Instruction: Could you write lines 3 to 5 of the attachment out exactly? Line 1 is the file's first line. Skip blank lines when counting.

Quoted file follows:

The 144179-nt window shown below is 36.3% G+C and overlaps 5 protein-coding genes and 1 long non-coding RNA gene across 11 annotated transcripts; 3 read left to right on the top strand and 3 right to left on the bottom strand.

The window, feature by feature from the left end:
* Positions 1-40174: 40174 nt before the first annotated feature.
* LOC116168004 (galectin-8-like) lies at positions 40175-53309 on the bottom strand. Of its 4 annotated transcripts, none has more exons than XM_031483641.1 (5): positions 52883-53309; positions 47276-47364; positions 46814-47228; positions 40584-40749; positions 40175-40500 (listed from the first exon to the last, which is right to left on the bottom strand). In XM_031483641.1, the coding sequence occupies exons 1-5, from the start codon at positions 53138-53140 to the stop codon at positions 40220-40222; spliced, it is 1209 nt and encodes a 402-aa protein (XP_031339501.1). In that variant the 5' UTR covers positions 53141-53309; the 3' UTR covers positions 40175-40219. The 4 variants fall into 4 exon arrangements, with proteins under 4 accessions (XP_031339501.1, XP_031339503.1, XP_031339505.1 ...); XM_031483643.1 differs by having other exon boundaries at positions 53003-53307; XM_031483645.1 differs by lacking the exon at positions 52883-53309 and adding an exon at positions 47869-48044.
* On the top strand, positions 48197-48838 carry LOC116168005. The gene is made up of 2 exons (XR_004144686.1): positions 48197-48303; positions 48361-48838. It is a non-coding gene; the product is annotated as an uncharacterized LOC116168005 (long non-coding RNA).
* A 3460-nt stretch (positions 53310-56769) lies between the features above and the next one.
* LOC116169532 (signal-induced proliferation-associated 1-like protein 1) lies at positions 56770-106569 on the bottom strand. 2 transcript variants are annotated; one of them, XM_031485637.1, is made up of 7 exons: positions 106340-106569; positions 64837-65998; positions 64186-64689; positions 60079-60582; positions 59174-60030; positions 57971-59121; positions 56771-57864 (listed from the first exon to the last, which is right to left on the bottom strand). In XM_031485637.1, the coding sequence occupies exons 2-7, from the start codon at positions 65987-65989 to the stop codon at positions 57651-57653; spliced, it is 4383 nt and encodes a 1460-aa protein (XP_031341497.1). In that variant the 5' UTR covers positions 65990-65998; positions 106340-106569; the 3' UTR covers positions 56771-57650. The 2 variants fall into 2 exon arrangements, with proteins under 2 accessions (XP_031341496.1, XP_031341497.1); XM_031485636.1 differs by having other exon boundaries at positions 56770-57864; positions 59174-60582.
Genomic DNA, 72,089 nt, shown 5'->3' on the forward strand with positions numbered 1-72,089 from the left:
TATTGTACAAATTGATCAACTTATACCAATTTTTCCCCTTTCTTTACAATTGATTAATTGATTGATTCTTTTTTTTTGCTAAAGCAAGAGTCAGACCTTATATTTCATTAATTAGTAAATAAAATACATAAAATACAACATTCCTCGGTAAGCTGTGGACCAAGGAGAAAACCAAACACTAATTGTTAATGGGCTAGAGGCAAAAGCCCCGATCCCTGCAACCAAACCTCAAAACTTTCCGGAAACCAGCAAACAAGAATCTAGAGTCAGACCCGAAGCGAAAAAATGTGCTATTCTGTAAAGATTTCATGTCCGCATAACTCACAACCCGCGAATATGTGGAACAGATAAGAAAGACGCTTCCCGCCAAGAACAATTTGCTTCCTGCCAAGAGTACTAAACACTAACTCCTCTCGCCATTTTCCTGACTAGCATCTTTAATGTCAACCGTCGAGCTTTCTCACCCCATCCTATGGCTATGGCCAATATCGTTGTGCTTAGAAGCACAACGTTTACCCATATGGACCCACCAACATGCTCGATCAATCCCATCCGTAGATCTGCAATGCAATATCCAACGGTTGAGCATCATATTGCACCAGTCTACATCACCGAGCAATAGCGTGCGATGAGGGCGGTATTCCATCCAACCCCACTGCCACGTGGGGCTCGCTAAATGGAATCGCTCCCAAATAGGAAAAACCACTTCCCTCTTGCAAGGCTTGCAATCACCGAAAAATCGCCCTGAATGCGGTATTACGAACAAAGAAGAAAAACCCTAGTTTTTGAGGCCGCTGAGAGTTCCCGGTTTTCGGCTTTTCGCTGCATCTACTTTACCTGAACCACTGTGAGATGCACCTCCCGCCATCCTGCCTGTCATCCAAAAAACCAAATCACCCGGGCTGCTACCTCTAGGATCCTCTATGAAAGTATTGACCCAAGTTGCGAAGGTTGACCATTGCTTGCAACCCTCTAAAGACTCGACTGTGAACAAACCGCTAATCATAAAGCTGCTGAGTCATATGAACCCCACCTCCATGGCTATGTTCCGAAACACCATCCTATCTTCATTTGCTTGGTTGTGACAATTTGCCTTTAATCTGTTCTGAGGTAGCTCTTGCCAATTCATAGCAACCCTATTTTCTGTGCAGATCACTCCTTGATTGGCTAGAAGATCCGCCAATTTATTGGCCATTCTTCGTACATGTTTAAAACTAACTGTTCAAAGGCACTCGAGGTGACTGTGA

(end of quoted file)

* Positions 1-40174: 40174 nt before the first annotated feature.
* LOC116168004 (galectin-8-like) lies at positions 40175-53309 on the bottom strand. Of its 4 annotated transcripts, none has more exons than XM_031483641.1 (5): positions 52883-53309; positions 47276-47364; positions 46814-47228; positions 40584-40749; positions 40175-40500 (listed from the first exon to the last, which is right to left on the bottom strand). In XM_031483641.1, the coding sequence occupies exons 1-5, from the start codon at positions 53138-53140 to the stop codon at positions 40220-40222; spliced, it is 1209 nt and encodes a 402-aa protein (XP_031339501.1). In that variant the 5' UTR covers positions 53141-53309; the 3' UTR covers positions 40175-40219. The 4 variants fall into 4 exon arrangements, with proteins under 4 accessions (XP_031339501.1, XP_031339503.1, XP_031339505.1 ...); XM_031483643.1 differs by having other exon boundaries at positions 53003-53307; XM_031483645.1 differs by lacking the exon at positions 52883-53309 and adding an exon at positions 47869-48044.
* On the top strand, positions 48197-48838 carry LOC116168005. The gene is made up of 2 exons (XR_004144686.1): positions 48197-48303; positions 48361-48838. It is a non-coding gene; the product is annotated as an uncharacterized LOC116168005 (long non-coding RNA).